Less than half of IT security managers are effective in their work

Less than half of IT security managers are effective in their work

September 18, 2020 Off By admin

A recent study conducted by the firm Gartner bring on the effectiveness of the responsible for IT security organization.

The investigation involved approximately 129 information system security officials.

At the end of the investigation it was proven that the most effective security managers are those who collaborate in a particular way with the manager in the business of their organization, much more than with computer scientists.

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It should be noted that the study has been conducted since January 2020. It assessed four areas of intervention by the Information Systems Security Officer. And unfortunately Gartner's survey to show that only 12% of corporate security managers are truly effective in their tasks. The four key points on which the evaluation was carried out are:

– their functional leadership,

– the provision of computer security services,

– large-scale governance,

– the company's responsiveness.

Commenting, Gartner wrote: "A clear trend among the best performing RSSIs is to be particularly proactive." For the research firm, the performance of security officials is observed around 5 key behaviors. This is one of the things that differentiates and evaluates them. "A clear trend among the best performing RSSIs is to be particularly proactive, whether it's keeping abreast of evolving threats, communicating emerging risks to those involved, or having a formal succession plan," says Gartner.

Elsewhere, security officials who meet and interact with many more people in the non-computer field on a regular basis are much more efficient. Unfortunately this only has 12 percent of this. However, 66% of security officials, a large majority therefore demonstrate that they can meet at least once a month with the heads of the technical and commercial units. 45% of them usually meet with the marketing manager. 43% see the CEO while 30% with sales managers. This is not in practice bad in itself because as we know, having contact with those responsible can be important.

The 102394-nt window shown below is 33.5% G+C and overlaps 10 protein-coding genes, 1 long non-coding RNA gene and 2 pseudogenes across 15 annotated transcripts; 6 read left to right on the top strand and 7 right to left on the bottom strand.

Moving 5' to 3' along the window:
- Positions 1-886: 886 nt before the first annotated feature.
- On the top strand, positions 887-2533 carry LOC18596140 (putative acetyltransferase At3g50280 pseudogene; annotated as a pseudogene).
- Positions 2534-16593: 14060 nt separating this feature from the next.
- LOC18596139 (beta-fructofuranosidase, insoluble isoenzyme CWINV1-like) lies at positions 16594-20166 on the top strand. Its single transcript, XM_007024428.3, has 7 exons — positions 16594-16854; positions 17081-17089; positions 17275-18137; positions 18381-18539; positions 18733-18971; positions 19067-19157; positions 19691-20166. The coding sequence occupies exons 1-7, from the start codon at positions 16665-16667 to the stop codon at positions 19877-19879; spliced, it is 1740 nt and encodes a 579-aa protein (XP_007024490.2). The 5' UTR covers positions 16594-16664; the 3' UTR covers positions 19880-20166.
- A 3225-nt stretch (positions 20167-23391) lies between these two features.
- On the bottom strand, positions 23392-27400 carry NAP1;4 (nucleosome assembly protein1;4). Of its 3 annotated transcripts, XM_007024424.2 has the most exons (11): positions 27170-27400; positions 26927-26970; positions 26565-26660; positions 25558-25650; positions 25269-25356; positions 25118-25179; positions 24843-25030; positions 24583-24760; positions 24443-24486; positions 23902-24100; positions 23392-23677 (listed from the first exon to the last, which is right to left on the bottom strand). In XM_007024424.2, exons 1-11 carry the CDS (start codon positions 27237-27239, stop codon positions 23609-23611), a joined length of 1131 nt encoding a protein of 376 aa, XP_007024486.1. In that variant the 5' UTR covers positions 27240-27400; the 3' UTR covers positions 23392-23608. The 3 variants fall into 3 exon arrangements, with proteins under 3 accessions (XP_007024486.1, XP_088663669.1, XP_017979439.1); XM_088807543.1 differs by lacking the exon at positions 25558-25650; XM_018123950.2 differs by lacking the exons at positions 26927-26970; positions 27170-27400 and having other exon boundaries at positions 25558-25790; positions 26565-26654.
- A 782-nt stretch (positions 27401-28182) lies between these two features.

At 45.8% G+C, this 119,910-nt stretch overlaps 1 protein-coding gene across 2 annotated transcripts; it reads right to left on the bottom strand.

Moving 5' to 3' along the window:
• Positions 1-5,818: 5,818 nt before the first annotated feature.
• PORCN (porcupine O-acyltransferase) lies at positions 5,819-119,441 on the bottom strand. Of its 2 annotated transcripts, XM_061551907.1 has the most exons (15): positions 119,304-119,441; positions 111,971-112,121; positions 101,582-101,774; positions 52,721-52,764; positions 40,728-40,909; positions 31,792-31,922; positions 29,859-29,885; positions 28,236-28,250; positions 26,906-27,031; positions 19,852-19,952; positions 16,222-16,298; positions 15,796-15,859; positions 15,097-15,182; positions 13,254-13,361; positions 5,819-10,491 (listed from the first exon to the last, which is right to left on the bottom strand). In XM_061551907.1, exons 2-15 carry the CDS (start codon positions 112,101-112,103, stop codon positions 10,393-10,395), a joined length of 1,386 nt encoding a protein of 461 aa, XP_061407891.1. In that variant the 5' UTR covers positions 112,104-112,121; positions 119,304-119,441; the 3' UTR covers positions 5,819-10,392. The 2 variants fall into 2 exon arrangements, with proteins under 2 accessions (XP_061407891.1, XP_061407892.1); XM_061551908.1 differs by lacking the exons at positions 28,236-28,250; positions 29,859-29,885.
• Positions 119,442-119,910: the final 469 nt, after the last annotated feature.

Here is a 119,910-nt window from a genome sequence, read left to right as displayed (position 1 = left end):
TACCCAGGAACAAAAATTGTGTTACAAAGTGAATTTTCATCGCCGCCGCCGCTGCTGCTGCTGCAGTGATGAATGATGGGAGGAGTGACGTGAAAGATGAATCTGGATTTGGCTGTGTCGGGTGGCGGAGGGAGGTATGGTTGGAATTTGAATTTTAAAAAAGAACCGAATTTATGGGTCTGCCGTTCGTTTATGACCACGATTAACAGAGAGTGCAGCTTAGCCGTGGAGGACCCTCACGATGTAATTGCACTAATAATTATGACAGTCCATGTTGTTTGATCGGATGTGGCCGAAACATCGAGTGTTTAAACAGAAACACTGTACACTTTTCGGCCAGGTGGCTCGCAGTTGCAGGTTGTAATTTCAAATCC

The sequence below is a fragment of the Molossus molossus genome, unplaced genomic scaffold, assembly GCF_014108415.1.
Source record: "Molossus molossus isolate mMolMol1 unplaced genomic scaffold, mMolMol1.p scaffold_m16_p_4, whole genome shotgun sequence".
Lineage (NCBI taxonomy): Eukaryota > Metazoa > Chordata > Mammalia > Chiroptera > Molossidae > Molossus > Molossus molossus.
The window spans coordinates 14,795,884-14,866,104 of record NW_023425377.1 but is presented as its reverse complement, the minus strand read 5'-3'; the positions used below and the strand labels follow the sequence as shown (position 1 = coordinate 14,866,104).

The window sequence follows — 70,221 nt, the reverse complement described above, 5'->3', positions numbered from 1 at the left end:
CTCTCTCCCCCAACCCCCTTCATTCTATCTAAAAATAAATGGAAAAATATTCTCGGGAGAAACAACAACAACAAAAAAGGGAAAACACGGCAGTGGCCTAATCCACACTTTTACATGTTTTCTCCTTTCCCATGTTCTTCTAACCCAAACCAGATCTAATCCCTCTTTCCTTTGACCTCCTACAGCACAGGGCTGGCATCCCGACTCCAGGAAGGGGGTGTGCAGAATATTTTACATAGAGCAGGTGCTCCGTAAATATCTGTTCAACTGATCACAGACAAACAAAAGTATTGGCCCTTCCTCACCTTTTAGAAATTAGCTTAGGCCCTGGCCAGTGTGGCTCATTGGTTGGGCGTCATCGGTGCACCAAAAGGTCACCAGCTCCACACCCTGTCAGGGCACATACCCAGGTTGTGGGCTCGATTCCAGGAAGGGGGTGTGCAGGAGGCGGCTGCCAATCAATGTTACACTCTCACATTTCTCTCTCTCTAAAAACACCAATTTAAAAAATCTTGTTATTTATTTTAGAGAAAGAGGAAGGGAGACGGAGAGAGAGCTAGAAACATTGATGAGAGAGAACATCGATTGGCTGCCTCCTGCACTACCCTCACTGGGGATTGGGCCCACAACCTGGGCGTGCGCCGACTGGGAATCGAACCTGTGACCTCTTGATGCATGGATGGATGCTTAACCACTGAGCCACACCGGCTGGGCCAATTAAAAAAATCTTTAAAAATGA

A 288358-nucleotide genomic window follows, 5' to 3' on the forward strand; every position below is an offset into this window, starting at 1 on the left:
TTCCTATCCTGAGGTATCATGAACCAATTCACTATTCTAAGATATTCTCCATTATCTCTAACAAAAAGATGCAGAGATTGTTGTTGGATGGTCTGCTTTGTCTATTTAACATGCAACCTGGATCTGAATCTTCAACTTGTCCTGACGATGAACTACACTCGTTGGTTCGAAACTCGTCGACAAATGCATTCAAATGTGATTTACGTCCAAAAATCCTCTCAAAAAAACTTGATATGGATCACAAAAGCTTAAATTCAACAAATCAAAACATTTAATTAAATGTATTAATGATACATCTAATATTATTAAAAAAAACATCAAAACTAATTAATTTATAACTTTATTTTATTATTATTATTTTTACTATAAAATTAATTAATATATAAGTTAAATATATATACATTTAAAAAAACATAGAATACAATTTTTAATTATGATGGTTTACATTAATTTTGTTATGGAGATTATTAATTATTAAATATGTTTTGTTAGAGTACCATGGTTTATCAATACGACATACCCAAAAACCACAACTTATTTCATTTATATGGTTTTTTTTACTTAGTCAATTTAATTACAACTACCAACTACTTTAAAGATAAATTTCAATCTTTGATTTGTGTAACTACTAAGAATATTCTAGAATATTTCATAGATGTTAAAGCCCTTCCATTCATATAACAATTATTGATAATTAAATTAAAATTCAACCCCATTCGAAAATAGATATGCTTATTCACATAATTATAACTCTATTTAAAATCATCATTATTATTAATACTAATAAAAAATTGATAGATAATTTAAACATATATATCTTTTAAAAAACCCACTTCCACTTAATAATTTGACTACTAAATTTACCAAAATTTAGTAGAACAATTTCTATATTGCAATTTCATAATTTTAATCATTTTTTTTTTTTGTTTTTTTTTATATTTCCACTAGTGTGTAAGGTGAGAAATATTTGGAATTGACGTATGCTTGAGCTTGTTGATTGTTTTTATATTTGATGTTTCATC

"RSSI has historically established working relationships with IT managers, but digital transformation has democratized information security decision-making," the firm warns. "Effective RSSIs closely monitor the evolution of risks in their business and develop strong relationships with the owners of these risks, who are business leaders outside of IT. He adds.

In addition, RSI, considered to be the best performers, were also considered to be the best at managing their stress at work, and positively impacted their employees. Only 27% of information system security managers have demonstrated this ability to effectively manage their stressors. 62% of information system security managers generally feel overloaded by security alerts. 30% of managers believe that expectations of them in the field of computer security are often unrealistic. Some sincerely even that these expectations have nothing to do with security. They make up 50 percent of the worst performing security officials.

"The most effective safety managers are those who can handle the stressors they face on a daily basis. For an RSSI to perform well, it must maintain a clear distinction between work and non-work, explicitly define the expectations of different stakeholders including business managers, and delegate or automate tasks," concludes Gartner. It is simply worth remembering from this firm report that the relationship between the security managers of an information system and the personal it system is an essential part for the development of corporate security. One way of saying, that the protection of enterprise IT systems rests on the shoulders of all employees regardless of the sector in which they work. And it's also an opportunity to understand that cybersecurity goes beyond just computer science. There is also a set of social and moral considerations that will allow us to better understand how cyber malice works.

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